The objectives were simple;
- Use this opportunity to understand the challenges with falls and falls prevention in the senior community from the people who are involved on a daily basis
- Start a discussion on the type of solutions required to bring practical benefits for seniors and health & social care professionals
- Workshops on different falls related topics where both health & social care staff and solution providers could contribute and listen
- An opportunity for each solution provider to pitch their offering to an interested audience
The impact of falls in the community
- 390,000 bed days taken up with falls related injuries
- £471m in current related healthcare costs each year
- A forecast of related yearly healthcare costs increasing to over £660m
Numbers certainly help in prioritising responses and hence the importance of prevention.
The importance of a multidisciplinary approach to falls prevention
The work with falls – be it assessment, follow-up care after a fall or prevention plans requires contributions from all these disciplines. Appropriate solutions need to support collaboration and sharing of information to enhance the effectiveness of these teams.
The importance of pathways such as Up and About cannot be emphasised enough. Care pathways provide the processes and requirements for solution providers to work with healthcare teams on developing appropriate solutions that provide added value.
To state the obvious, the focus needs to be on the resolution of falls related problems/challenges and the technology is regarded as an enabler (a means to an important end). In summary, an example of a genuine people/patient centered approach.
The crucial role of innovation
- Recognising problems and not accepting the status quo
- Having new ideas to pitch to start-ups to consider
- Receptive to new ways and solutions to resolve problems
- Being available to pilot new solutions in a healthcare setting
- Being available to provide practical end-user feedback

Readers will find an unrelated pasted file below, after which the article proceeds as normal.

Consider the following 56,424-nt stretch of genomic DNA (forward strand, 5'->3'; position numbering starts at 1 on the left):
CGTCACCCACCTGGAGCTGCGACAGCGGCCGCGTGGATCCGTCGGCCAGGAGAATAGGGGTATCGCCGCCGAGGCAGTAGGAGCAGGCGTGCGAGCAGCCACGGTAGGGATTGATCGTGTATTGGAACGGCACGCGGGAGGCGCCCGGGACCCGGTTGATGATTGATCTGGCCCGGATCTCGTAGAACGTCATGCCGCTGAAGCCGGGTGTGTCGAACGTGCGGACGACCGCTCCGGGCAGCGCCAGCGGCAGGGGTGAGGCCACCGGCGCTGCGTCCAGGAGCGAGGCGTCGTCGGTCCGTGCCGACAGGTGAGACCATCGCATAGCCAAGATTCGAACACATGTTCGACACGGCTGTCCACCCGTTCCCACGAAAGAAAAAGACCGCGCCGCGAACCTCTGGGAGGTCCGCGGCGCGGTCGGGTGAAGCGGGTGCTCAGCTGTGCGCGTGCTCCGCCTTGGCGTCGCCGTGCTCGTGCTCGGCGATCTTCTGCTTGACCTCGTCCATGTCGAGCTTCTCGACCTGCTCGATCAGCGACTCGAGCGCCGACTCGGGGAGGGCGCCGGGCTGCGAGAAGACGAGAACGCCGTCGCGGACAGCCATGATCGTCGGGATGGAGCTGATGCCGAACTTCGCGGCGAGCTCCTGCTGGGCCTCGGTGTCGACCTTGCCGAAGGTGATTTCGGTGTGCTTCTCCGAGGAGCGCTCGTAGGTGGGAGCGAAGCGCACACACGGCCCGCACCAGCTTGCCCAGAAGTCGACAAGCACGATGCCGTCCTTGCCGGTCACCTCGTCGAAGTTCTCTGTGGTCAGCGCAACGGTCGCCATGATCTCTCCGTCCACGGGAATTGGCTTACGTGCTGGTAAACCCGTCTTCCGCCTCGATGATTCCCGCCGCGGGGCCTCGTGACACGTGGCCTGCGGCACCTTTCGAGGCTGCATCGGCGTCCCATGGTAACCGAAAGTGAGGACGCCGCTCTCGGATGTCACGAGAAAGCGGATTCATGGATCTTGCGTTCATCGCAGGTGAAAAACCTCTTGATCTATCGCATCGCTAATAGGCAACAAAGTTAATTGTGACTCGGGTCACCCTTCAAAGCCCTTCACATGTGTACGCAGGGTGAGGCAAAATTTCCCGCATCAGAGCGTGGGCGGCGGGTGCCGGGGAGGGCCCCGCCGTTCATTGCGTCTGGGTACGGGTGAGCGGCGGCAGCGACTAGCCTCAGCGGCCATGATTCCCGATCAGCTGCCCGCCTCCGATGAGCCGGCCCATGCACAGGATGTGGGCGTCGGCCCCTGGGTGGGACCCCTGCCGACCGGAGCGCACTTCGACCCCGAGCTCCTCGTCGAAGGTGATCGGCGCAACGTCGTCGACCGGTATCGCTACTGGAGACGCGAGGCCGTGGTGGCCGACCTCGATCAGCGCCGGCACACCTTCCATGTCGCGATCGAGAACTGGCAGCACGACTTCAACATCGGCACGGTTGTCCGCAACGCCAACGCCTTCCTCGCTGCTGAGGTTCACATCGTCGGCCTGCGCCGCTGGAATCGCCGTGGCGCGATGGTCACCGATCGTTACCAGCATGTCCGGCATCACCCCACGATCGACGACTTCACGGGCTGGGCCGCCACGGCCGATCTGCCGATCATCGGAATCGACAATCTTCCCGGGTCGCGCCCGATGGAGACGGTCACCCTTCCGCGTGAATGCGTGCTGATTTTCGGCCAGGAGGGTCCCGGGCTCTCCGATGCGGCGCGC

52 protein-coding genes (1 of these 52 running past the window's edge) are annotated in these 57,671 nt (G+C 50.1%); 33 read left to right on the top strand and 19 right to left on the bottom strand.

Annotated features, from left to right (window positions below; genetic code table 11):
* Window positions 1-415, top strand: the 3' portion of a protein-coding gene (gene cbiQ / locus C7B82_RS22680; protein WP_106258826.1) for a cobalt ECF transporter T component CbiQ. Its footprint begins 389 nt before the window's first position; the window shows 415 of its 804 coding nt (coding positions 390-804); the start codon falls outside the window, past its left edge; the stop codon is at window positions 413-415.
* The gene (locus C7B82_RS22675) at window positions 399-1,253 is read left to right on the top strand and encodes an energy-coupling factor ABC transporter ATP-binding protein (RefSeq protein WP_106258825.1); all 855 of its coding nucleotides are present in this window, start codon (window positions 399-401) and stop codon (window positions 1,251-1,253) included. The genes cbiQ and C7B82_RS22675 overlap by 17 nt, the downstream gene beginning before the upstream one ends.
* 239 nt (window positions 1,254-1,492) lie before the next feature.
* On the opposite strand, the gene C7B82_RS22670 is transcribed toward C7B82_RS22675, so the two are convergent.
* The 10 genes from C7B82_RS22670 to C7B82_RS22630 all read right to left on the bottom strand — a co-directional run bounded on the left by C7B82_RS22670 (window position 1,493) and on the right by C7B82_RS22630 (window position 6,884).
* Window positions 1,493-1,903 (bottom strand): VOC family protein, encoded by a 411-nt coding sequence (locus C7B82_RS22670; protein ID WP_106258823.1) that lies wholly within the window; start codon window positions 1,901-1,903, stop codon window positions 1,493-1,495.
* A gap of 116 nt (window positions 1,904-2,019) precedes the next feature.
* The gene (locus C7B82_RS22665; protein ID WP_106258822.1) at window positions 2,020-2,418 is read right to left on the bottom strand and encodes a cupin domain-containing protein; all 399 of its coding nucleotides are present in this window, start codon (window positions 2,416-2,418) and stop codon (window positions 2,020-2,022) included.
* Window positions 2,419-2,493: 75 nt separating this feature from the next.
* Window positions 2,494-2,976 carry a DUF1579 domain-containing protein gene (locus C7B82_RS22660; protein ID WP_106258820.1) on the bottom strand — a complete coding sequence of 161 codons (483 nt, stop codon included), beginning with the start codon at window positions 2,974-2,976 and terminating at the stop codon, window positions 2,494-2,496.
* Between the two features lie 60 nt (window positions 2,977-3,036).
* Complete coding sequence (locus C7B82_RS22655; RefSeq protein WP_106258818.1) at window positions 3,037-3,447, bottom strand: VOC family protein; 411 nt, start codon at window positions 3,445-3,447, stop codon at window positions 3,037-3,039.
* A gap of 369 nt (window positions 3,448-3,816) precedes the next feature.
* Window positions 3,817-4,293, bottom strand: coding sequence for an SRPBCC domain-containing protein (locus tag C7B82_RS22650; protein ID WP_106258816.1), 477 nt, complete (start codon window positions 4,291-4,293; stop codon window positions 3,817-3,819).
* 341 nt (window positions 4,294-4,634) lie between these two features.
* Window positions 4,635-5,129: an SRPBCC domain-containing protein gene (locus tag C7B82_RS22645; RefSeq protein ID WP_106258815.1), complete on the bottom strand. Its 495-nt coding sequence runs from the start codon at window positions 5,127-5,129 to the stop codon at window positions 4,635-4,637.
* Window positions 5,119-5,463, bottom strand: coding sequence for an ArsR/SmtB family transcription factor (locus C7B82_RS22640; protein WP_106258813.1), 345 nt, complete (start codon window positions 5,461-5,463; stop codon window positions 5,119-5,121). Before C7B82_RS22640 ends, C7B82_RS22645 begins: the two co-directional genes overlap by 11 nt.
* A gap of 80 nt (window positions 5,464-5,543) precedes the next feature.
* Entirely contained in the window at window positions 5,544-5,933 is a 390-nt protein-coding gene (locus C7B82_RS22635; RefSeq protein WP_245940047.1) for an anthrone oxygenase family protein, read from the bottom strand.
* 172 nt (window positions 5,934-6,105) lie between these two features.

The focus on prevention measures
In addition to ‘early & often’, team based approaches involving both healthcare and non-healthcare staff were also widely discussed. For example the use of ‘interventions’ was another preventive measure, where the members of the team on the ward, residential home or community programme; would ‘pop-in’ to see how the older person is doing.
If they see the person attempting a risky activity (e.g. reaching for the remote) or a possible accident waiting to happen (e.g. slippy floor due to spilled water), they would help or call a professional depending on the circumstance.
If the team has access to relevant data on the number and type of interventions, it demonstrates the value of this activity as well as enabling the team to plan more personalised plans for residents or patients according to the intervention related information.
Process is important but there be other obstacles
However I think these problems are not technology based, but more to do with access problems related to data protection regulations or to organisation bureaucracy. Workarounds are in play such as
- A (paper based) request process for social care to make requests from healthcare and vice versa
- One nominated pc would be setup to facilitate access in each office
The real solution here, is to map out the right process for caring for the senior community and then develop the technology to add value and improve the delivery of care.